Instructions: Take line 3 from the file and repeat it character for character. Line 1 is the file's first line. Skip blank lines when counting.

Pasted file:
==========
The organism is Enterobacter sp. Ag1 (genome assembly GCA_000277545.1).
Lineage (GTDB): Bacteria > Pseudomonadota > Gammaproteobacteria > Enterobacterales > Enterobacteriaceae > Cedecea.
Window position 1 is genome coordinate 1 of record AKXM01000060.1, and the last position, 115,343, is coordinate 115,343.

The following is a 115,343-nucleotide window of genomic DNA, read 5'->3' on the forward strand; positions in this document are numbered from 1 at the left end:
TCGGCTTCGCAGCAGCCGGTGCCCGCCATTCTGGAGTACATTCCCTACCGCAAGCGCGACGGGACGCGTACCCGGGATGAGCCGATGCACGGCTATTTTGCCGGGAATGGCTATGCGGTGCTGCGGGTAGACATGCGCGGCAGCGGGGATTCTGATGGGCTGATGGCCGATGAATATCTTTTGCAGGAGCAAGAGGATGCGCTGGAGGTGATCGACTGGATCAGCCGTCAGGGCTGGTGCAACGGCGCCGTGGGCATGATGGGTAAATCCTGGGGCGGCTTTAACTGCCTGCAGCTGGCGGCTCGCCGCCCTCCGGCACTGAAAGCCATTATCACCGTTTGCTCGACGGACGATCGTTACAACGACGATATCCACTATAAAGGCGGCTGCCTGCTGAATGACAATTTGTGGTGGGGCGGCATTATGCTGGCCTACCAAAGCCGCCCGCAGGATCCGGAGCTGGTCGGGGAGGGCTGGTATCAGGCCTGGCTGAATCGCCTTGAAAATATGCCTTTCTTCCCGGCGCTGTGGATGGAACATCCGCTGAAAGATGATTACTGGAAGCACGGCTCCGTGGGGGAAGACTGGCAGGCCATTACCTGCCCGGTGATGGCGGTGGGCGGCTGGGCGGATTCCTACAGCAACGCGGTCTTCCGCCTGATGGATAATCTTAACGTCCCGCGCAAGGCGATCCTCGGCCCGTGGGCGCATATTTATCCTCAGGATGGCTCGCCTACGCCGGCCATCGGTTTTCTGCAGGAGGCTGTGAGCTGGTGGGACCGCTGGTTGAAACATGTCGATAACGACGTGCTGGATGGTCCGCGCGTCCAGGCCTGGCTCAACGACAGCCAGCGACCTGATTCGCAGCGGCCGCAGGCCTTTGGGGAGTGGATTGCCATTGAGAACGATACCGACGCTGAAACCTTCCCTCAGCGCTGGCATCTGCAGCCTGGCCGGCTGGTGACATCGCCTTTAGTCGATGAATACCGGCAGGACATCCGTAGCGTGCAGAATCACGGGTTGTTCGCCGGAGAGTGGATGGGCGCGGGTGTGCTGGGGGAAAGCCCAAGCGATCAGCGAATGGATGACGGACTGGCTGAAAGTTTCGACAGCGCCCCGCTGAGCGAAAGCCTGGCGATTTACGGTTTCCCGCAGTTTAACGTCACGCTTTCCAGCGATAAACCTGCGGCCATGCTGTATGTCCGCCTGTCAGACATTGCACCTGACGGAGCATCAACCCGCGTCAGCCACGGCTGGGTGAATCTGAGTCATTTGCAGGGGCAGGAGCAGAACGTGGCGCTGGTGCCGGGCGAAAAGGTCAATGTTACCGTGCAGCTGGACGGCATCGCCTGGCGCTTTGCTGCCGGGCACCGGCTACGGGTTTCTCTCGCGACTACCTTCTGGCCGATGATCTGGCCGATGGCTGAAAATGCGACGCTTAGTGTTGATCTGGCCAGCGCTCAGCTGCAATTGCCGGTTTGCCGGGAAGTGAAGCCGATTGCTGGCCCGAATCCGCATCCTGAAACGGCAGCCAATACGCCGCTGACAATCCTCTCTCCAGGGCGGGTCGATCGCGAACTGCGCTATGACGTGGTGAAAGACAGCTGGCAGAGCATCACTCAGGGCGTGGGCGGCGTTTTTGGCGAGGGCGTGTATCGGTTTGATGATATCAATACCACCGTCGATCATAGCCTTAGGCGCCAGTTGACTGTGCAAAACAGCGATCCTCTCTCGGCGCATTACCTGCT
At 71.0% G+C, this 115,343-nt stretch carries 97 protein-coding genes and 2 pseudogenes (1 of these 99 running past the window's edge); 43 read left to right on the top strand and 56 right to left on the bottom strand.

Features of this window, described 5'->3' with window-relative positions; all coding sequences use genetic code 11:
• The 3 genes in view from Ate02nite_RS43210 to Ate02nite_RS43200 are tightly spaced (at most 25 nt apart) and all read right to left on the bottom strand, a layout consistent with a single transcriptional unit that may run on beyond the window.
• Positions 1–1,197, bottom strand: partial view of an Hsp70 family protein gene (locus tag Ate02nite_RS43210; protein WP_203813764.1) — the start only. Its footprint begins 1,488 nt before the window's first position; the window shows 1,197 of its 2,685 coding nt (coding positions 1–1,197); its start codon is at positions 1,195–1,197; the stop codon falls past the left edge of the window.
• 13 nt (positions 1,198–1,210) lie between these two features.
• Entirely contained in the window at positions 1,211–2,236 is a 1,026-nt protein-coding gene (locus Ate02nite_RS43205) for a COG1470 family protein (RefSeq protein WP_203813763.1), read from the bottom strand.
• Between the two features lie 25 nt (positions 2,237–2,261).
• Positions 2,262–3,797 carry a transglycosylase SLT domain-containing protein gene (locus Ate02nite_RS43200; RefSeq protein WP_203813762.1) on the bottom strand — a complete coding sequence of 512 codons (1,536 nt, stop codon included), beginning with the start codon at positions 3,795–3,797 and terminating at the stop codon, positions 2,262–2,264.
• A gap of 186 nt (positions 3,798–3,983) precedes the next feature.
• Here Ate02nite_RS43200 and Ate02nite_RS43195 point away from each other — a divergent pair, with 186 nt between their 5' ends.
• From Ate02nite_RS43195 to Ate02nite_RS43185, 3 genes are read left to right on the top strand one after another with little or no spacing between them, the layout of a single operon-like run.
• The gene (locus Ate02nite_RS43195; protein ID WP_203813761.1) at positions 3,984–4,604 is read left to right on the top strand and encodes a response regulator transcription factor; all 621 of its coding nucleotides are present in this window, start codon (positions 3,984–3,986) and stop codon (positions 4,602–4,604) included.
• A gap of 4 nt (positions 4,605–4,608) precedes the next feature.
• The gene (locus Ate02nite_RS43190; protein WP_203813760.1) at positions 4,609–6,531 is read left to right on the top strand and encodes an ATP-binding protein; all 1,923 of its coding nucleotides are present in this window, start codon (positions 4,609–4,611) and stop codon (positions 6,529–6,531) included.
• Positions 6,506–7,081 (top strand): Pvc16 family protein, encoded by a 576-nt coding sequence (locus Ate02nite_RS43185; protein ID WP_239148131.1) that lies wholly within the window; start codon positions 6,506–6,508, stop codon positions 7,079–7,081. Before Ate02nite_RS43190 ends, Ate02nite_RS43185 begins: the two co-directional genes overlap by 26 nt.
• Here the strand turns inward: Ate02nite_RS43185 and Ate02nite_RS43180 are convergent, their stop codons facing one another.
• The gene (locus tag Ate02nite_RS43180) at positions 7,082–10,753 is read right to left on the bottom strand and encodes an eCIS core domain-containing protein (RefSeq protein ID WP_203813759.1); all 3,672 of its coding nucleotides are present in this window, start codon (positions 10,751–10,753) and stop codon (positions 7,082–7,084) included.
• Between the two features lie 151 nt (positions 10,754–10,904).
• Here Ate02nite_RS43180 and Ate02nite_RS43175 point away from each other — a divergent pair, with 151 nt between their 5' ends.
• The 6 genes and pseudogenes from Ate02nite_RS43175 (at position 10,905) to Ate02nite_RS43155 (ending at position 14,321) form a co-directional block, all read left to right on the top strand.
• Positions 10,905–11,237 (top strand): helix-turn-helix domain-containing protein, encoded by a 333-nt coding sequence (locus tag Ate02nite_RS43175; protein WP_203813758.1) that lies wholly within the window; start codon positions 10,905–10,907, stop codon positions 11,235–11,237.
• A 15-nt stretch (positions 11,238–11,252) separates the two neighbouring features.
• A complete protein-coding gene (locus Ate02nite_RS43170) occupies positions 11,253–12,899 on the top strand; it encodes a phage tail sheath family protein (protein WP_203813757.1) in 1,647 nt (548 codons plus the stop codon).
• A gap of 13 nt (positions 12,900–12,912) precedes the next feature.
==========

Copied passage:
Window position 1 is genome coordinate 1 of record AKXM01000060.1, and the last position, 115,343, is coordinate 115,343.